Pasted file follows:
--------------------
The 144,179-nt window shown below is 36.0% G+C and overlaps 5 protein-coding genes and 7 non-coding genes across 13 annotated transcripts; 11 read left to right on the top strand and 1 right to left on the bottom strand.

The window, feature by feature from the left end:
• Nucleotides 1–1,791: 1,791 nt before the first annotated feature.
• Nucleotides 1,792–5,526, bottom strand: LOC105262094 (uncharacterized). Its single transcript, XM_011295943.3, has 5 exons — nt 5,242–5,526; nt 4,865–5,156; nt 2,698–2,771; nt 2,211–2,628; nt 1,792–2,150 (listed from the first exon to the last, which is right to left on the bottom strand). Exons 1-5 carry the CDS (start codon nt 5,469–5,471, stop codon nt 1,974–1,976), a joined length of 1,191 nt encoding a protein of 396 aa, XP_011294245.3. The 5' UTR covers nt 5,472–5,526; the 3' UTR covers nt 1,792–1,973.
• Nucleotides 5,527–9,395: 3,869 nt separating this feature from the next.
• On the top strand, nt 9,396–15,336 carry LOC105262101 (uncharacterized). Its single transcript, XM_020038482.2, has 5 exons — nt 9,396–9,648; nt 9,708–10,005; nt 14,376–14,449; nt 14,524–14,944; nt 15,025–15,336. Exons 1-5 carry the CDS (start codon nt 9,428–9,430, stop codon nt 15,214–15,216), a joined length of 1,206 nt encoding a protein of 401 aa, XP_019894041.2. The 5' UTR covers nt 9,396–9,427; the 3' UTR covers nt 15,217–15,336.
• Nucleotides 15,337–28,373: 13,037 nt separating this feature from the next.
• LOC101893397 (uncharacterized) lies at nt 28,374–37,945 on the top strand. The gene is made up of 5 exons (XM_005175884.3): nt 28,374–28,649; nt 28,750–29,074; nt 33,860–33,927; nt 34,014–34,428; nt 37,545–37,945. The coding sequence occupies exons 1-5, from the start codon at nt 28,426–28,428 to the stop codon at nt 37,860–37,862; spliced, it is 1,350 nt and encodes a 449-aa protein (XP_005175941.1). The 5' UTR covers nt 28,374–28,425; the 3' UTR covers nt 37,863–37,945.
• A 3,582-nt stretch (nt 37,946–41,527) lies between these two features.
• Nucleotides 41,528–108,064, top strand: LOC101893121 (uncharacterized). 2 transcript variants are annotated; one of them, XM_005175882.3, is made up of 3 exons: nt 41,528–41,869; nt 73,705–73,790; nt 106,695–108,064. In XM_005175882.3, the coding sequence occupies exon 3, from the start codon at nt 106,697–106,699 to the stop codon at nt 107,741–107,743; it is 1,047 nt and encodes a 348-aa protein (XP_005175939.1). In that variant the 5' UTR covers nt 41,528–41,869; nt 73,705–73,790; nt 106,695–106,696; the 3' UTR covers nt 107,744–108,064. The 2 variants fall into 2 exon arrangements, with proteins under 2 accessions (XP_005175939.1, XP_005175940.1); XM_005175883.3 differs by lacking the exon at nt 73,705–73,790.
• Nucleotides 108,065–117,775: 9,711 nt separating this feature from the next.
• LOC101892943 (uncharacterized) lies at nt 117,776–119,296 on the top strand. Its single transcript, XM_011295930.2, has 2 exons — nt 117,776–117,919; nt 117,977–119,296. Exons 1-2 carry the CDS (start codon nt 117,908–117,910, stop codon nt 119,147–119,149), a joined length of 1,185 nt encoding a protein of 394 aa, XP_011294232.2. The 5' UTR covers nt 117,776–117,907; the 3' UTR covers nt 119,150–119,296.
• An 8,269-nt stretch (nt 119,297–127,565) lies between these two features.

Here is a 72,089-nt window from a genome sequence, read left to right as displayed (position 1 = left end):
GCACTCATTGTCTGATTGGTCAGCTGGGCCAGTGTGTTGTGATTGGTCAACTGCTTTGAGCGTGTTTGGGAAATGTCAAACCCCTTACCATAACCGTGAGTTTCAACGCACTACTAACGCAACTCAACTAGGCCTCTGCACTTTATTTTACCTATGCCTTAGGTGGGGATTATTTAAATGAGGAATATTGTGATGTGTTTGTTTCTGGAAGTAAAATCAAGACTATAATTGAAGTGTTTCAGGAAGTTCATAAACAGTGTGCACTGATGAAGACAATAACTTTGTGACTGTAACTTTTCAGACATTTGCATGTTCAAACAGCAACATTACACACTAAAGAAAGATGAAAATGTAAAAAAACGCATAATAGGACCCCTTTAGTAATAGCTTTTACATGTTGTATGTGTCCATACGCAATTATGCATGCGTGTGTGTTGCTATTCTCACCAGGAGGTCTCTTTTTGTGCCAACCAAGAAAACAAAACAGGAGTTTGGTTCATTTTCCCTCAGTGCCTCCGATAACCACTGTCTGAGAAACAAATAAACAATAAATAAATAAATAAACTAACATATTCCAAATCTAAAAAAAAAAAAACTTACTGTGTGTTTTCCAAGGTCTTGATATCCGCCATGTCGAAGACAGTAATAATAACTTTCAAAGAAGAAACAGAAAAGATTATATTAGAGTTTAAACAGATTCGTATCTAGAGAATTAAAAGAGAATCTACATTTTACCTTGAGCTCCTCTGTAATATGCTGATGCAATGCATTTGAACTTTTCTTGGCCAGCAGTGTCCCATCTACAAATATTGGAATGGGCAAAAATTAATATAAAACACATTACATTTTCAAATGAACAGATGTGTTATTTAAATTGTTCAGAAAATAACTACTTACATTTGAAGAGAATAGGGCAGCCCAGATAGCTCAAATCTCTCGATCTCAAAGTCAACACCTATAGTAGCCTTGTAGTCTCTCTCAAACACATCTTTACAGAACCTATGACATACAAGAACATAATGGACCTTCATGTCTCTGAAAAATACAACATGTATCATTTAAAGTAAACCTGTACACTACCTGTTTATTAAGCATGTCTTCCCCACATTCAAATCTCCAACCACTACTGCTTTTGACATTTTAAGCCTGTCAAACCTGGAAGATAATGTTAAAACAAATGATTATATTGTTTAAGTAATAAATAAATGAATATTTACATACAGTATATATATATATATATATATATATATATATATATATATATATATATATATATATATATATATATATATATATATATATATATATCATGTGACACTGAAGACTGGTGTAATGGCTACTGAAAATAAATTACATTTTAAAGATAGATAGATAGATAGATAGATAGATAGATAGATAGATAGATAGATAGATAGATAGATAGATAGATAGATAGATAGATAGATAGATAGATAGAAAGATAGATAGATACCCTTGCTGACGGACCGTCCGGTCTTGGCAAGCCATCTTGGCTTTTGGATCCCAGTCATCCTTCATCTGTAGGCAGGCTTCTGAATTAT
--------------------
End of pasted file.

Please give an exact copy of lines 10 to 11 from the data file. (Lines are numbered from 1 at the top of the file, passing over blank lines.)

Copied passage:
• Nucleotides 41,528–108,064, top strand: LOC101893121 (uncharacterized). 2 transcript variants are annotated; one of them, XM_005175882.3, is made up of 3 exons: nt 41,528–41,869; nt 73,705–73,790; nt 106,695–108,064. In XM_005175882.3, the coding sequence occupies exon 3, from the start codon at nt 106,697–106,699 to the stop codon at nt 107,741–107,743; it is 1,047 nt and encodes a 348-aa protein (XP_005175939.1). In that variant the 5' UTR covers nt 41,528–41,869; nt 73,705–73,790; nt 106,695–106,696; the 3' UTR covers nt 107,744–108,064. The 2 variants fall into 2 exon arrangements, with proteins under 2 accessions (XP_005175939.1, XP_005175940.1); XM_005175883.3 differs by lacking the exon at nt 73,705–73,790.
• Nucleotides 108,065–117,775: 9,711 nt separating this feature from the next.